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Native Americans Lose Cultural ‘Home’ to Bankruptcy

July 5, 1989

BOSTON (AP) _ When the Internal Revenue Service closed a center for the region’s 5,000 American Indians, many of them cried. They were losing not only a range of social services; they were losing their cultural home.

″This was the only place they could come where people spoke their language, knew their ceremonies and dances,″ said Reva Crawford, a director at the Boston Indian Council.

Council officials have in recent weeks been working toward dissolving their non-profit group and planned to file Thursday for protection from creditors under Chapter 11 of the federal bankruptcy code.

″It’s a major disappointment for the Indian community. They tried to keep too many things going during a time of federal funding cutbacks,″ Greg Buesing, an attorney whose firm has represented the group, said Wednesday.

About two weeks ago the IRS locked the council’s halfway house, its only secured asset, because back taxes were overdue.

″They got impatient,″ said Crawford. ″And as a result all the tribes in this area have lost. Not just in Boston, but all over New England.″

Crawford said city life leaves Native Americans feeling cut off, estranged from their culture. She said the group’s urban center and programs had over the past two decades been a life preserver for Indians from 38 tribes.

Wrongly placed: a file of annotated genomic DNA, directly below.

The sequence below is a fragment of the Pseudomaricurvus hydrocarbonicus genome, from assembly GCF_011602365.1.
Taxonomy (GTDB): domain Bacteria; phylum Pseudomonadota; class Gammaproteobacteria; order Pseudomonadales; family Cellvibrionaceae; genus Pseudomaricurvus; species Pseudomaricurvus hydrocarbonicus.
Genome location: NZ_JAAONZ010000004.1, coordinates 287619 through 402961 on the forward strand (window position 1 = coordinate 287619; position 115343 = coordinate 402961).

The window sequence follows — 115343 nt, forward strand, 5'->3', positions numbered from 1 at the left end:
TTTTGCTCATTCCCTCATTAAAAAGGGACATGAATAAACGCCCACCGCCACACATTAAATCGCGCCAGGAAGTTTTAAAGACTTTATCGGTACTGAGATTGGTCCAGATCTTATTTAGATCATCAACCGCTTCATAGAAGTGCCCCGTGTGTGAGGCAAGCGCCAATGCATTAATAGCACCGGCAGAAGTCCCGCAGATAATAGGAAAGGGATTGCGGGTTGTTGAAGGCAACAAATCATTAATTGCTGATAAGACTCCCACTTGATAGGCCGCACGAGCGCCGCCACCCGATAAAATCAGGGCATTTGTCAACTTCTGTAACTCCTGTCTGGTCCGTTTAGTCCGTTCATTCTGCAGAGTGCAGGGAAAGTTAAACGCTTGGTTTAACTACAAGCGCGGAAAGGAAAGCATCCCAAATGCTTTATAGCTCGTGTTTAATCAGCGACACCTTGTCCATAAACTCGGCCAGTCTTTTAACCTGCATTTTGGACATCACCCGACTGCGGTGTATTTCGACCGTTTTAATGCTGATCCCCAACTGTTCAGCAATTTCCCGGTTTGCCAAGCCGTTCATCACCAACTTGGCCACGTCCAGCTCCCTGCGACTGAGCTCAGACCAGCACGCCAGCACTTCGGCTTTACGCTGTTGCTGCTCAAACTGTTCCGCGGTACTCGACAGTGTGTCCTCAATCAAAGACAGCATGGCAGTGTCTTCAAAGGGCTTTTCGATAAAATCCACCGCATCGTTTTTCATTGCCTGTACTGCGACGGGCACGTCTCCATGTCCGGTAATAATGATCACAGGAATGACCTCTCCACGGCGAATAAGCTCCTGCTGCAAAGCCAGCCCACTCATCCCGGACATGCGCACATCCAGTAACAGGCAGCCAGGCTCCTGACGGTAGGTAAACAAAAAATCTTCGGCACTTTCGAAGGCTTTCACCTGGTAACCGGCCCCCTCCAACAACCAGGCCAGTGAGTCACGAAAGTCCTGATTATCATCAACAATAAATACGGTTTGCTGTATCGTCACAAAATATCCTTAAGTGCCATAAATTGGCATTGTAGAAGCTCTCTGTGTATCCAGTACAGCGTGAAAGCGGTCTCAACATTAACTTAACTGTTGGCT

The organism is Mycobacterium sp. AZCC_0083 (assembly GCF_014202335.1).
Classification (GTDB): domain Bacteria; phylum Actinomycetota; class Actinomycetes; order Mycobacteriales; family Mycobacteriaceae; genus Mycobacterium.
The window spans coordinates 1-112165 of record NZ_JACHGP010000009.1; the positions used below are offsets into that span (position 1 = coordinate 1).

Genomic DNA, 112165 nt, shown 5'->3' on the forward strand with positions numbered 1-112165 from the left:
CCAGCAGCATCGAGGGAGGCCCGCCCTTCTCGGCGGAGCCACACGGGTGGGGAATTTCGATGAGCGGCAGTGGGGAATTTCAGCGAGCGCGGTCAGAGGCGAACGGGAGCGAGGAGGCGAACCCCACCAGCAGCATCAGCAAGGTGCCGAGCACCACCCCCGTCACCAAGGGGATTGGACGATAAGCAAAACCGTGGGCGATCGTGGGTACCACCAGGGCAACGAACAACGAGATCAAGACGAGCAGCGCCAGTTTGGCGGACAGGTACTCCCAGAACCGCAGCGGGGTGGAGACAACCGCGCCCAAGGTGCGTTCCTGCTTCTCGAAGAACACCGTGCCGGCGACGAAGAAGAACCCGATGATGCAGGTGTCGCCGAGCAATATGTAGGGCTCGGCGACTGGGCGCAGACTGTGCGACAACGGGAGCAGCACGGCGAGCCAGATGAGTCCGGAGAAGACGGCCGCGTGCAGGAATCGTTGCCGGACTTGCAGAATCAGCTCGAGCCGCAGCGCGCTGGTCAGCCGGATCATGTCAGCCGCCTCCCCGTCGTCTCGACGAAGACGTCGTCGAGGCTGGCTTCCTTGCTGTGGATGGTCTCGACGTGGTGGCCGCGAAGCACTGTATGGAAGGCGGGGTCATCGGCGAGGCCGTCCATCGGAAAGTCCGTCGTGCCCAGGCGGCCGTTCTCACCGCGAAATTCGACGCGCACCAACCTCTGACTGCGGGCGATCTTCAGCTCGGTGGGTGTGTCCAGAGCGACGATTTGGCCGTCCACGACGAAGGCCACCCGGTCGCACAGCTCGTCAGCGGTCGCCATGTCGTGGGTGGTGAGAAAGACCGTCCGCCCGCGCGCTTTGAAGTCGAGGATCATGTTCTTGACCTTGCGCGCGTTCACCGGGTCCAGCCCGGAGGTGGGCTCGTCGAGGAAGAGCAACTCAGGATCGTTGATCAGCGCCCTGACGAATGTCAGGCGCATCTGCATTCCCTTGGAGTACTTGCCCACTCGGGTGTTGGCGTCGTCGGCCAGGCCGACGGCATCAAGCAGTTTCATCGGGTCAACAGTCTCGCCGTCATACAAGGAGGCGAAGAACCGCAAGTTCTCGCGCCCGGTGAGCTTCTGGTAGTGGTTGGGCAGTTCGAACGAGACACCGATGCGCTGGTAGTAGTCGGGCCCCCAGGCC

The council provided practical services such as emergency food, job training, drug rehabilitation, family counseling and healthcare. But the more ethereal services, the ceremonies and shared language, were at the organization’s heart.

″The day the IRS came over to close the building down, it was filled with people who were crying and very distraught,″ Crawford said, ″because even more than the social services, this is the only place people had to get together.″

Buesing said the Indian council slipped into the financial dead end slowly and then suddenly.

The group had about $2.5 million in federal and state funding in the early 1980s, but through the Reagan administration years it saw grants dwindle. By 1989, the group’s total budget had fallen to $1.5 million.

″They didn’t have any private working capital or a source of private funds to make ends meet and things got out of control,″ Buesing said. ″They spent money that wasn’t there and didn’t cut programs fast enough.″

The council’s financial woes have not in any way been linked with fraud, Buesing said, but a court-appointed trustee will ″evaluate what happened and make sure it doesn’t happen again.″

He said the group’s directors hoped to reorganize and reinstitute their programs, with new managerial systems and a more active board of overseers.

Crawford said she was optimistic the center would soon be alive again with old tribal rites and children’s laughter. But for now the doors are closed.

″If you don’t have a place to practice your culture, then you have no culture,″ she said.

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